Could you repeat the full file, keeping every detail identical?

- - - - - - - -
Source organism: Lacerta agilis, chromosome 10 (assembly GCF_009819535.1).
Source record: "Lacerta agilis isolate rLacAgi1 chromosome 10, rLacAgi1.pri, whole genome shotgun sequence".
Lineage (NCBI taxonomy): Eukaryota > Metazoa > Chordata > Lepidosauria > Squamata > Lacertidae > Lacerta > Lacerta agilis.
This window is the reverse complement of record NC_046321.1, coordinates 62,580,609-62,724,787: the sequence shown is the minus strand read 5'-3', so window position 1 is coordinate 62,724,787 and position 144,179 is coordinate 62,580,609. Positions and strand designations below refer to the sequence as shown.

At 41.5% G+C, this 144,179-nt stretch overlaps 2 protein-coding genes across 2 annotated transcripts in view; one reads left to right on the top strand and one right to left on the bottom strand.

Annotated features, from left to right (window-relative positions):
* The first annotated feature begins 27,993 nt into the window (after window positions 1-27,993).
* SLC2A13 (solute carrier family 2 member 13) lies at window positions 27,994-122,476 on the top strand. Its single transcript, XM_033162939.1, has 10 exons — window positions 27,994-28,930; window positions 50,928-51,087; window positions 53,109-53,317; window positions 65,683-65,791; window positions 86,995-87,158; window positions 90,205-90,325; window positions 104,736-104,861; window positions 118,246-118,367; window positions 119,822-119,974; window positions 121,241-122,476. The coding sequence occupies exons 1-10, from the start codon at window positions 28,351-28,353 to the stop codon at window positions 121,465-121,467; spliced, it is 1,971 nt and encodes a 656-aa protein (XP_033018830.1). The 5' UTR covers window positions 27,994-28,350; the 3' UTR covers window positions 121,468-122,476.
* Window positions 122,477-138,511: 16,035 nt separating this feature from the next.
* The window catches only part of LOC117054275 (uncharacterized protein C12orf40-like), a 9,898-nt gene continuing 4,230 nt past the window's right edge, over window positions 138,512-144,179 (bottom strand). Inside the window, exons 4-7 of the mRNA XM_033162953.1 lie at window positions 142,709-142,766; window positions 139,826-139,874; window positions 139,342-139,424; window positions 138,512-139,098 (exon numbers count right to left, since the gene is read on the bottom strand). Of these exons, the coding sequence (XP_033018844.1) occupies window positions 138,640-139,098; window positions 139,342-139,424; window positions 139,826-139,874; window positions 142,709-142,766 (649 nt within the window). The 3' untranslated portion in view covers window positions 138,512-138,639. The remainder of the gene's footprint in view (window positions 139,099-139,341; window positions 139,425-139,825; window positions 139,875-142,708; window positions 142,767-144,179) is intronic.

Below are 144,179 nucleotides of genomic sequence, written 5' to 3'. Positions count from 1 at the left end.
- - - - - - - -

Source organism: Lacerta agilis, chromosome 10 (assembly GCF_009819535.1).
Source record: "Lacerta agilis isolate rLacAgi1 chromosome 10, rLacAgi1.pri, whole genome shotgun sequence".
Lineage (NCBI taxonomy): Eukaryota > Metazoa > Chordata > Lepidosauria > Squamata > Lacertidae > Lacerta > Lacerta agilis.
This window is the reverse complement of record NC_046321.1, coordinates 62,580,609-62,724,787: the sequence shown is the minus strand read 5'-3', so window position 1 is coordinate 62,724,787 and position 144,179 is coordinate 62,580,609. Positions and strand designations below refer to the sequence as shown.

At 41.5% G+C, this 144,179-nt stretch overlaps 2 protein-coding genes across 2 annotated transcripts in view; one reads left to right on the top strand and one right to left on the bottom strand.

Annotated features, from left to right (window-relative positions):
* The first annotated feature begins 27,993 nt into the window (after window positions 1-27,993).
* SLC2A13 (solute carrier family 2 member 13) lies at window positions 27,994-122,476 on the top strand. Its single transcript, XM_033162939.1, has 10 exons — window positions 27,994-28,930; window positions 50,928-51,087; window positions 53,109-53,317; window positions 65,683-65,791; window positions 86,995-87,158; window positions 90,205-90,325; window positions 104,736-104,861; window positions 118,246-118,367; window positions 119,822-119,974; window positions 121,241-122,476. The coding sequence occupies exons 1-10, from the start codon at window positions 28,351-28,353 to the stop codon at window positions 121,465-121,467; spliced, it is 1,971 nt and encodes a 656-aa protein (XP_033018830.1). The 5' UTR covers window positions 27,994-28,350; the 3' UTR covers window positions 121,468-122,476.
* Window positions 122,477-138,511: 16,035 nt separating this feature from the next.
* The window catches only part of LOC117054275 (uncharacterized protein C12orf40-like), a 9,898-nt gene continuing 4,230 nt past the window's right edge, over window positions 138,512-144,179 (bottom strand). Inside the window, exons 4-7 of the mRNA XM_033162953.1 lie at window positions 142,709-142,766; window positions 139,826-139,874; window positions 139,342-139,424; window positions 138,512-139,098 (exon numbers count right to left, since the gene is read on the bottom strand). Of these exons, the coding sequence (XP_033018844.1) occupies window positions 138,640-139,098; window positions 139,342-139,424; window positions 139,826-139,874; window positions 142,709-142,766 (649 nt within the window). The 3' untranslated portion in view covers window positions 138,512-138,639. The remainder of the gene's footprint in view (window positions 139,099-139,341; window positions 139,425-139,825; window positions 139,875-142,708; window positions 142,767-144,179) is intronic.

Below are 144,179 nucleotides of genomic sequence, written 5' to 3'. Positions count from 1 at the left end.